Symptoms of OCD in Children and Teens: How to Help and Be Supportive?


Having a child or teenager with Obsessive-compulsive disorder can be challenging not only for a parent but for the entire family. However, it’s important to understand that children or teenagers exhibiting symptoms relating to OCD are not deliberately misbehaving or acting out.

The sooner they get professionally diagnosed and receive treatment, the greater the chance is for preventing the symptoms from worsening as they age. For this reason, it’s vital that parents recognise and understand the signs and symptoms of this disorder in adolescents and children so they can intervene and seek help.

Learn more about what kinds of behaviours children and teens with OCD display, and how to support and nurture them for healthy development.

Symptoms of Obsessive-Compulsive Disorder in children

Approximately 1 in200 children suffer from Obsessive-Compulsive Disorder, according to the American Psychiatric Association. Children may frequently refer to their intrusive thoughts, fears, or worries as “bad thoughts” and may struggle to explain what is upsetting them and why they feel it. Their fears and worries generally relate to cleanliness, orderliness, and safety, and can include:

  • Extreme fear fulness over someone getting sick, hurt, or dying.
  • Fear that they are going to die, get sick, or be hurt.
  • Fear of getting sick or contaminated from touching something dirty.
  • Experiencing unwanted aggressive or sexual thoughts.
  • Persistent fear or worry that they have done something wrong and will be punished for it.
  • Persistent fear or worry that if they do not do something it will result in something bad happening
  • Obsession with arranging or ordering things or items in a certain way
  • Being obsessed with counting and repeating words or activities, labelling certain numbers as “good”or “bad”.

It’s important to note that every child can feel a certain degree of fear or worry relating to a loved one leaving them, being clean or dirty, or arranging things in a way that they like. But for a child with OCD, these obsessions can become crippling and often they can’t think about anything else.

For children, these obsessive thoughts result in anxiety and cause them to behave in abnormal, repetitive ways as a means of easing their anxiety.These compulsive behaviours can be:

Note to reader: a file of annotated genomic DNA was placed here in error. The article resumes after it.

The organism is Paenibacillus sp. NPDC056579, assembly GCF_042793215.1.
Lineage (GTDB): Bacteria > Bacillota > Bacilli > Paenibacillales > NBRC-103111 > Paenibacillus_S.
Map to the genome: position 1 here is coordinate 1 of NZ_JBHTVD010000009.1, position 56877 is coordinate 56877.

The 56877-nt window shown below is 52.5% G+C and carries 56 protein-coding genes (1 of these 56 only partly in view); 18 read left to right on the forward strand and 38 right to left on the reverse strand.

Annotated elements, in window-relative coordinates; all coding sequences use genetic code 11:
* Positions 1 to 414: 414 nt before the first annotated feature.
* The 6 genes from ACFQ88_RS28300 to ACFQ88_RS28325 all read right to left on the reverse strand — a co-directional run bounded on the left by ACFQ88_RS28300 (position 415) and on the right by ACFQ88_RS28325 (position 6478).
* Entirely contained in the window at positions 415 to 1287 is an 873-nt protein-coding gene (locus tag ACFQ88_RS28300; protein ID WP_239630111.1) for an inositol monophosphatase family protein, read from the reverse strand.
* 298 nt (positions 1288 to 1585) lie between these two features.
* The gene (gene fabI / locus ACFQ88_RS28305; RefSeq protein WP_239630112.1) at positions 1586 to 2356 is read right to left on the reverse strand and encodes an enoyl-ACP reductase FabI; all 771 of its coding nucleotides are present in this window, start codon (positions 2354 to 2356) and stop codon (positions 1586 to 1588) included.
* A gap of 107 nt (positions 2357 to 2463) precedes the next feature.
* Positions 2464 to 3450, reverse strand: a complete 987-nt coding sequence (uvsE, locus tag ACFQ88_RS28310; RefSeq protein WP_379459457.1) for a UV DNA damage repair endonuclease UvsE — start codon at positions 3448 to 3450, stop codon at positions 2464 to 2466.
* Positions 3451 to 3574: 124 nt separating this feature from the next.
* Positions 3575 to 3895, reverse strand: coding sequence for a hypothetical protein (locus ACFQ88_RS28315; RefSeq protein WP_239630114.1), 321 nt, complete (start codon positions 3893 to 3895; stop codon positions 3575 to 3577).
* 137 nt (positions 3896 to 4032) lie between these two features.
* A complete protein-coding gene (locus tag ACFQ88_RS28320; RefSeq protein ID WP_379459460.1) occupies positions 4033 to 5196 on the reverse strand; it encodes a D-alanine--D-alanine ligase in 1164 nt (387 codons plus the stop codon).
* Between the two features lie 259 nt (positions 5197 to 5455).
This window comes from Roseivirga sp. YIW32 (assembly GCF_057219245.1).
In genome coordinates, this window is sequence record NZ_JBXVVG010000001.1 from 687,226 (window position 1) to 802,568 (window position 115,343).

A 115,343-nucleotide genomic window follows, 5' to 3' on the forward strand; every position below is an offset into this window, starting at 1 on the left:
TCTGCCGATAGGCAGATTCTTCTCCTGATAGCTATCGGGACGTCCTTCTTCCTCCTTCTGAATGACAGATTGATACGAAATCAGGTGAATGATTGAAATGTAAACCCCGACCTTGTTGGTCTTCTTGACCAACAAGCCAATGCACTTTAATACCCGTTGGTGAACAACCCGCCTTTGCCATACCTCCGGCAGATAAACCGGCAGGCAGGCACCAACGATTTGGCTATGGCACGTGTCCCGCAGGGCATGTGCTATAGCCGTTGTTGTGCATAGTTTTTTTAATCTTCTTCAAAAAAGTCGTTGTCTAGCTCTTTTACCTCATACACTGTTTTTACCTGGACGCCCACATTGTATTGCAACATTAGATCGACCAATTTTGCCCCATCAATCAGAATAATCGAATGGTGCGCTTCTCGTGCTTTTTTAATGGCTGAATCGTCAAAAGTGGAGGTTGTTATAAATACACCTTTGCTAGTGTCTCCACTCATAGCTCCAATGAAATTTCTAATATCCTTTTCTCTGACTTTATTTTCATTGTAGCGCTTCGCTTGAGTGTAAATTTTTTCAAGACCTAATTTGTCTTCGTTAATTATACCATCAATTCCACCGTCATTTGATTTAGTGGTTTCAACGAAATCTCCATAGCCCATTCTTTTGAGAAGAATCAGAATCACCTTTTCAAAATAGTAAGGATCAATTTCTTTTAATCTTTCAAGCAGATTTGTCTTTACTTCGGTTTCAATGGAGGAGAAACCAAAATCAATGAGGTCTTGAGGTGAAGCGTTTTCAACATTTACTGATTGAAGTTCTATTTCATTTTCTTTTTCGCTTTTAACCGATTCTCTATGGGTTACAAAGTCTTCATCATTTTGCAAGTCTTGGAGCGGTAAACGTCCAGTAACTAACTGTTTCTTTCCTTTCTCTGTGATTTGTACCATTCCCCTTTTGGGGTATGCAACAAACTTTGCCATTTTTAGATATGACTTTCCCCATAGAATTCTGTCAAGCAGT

• Cleaning rituals, such as washing hands a certain number of times, or in an exact way.
  • Checking rituals, such as constantly checking that all the doors are locked or all the windows are shut or checking the same homework repetitively.
  • Walking and touching rituals, like having to walk in and out through a door or touching a surface a certain number of times.
  • Counting rituals, such as needing to repeat a word a certain number of times.
  • Ordering and arranging rituals, like needing to arrange items in a certain order or align objects symmetrically.

Symptoms of OCD in Teenagers

For teenagers, the symptoms and patterns of behaviour are very similar but manifest in a more age-appropriate context. Teens do experience unwelcome, intrusive thoughts about cleanliness, safety, and order, and exhibit ritualistic behaviours to cope with their anxiety about these obsessions. However, they’re more likely to recognise their behaviour as abnormal but may feel unable to control their obsessions and compulsive actions.

Supporting a Child or Teen who has OCD

Understand that it’s not their fault or yours

Remember that your child or teen is not responsible for their actions and they are not choosing to be challenging or to refuse to behave in a certain way. Other incorrect misconceptions are that children and teenagers with OCD are not broken, damaged, or unable to live a normal life. Offering your child support and empathy instead of frustration and punishment can help them to feel more open to talking about their experiences and receiving help.

Talk to them about their behaviour

For teens or kids with OCD, receiving treatment might sound like a form of punishment or an affirmation that they are abnormal or have done something wrong. If your child or teen is feeling apprehensive about or unwilling to talk to a mental health professional, reassure them that they are not in trouble and there is nothing wrong with them.

Take them to a mental health professional who can evaluate them

Until you can receive an official diagnosis from a certified mental health professional, reserve any beliefs or assumptions. The screening and testing process may take several steps and multiple evaluations from different experts to determine if the symptoms and behaviours are due to OCD or potential alternative causes. Always wait to hear what the professional diagnosis is and what the recommendations are for treatment before making any decisions.

Create a loving, supportive home environment

Aside from diagnosis and treatment, it’s important to create a supportive and understanding space for your child to make progress. Remember that it may take time for treatment to begin showing results and your child or teen may backtrack on their progress, particularly if they have had a bad day or are feeling stressed about something.

Try to be empathetic and understanding if they revert to an old behaviour instead of becoming frustrated, which can heighten their anxiety.They are far more likely to reach a place where they can comfortably manage their symptoms and live a normal life with the help of unconditional love and support from their family.

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